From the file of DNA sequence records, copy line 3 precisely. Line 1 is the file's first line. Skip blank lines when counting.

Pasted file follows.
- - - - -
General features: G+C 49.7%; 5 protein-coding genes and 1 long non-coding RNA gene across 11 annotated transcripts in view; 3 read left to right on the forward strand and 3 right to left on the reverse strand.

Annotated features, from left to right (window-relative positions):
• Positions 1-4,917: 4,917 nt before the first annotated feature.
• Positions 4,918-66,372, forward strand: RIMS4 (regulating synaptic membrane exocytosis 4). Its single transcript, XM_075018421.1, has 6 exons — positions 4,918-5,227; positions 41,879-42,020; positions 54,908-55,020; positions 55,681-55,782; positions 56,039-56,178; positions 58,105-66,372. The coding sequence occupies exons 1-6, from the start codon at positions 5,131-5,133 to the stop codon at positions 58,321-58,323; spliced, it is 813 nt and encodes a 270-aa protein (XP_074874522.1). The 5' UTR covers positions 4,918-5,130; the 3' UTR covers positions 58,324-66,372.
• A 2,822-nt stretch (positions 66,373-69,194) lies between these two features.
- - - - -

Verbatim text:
• Positions 1-4,917: 4,917 nt before the first annotated feature.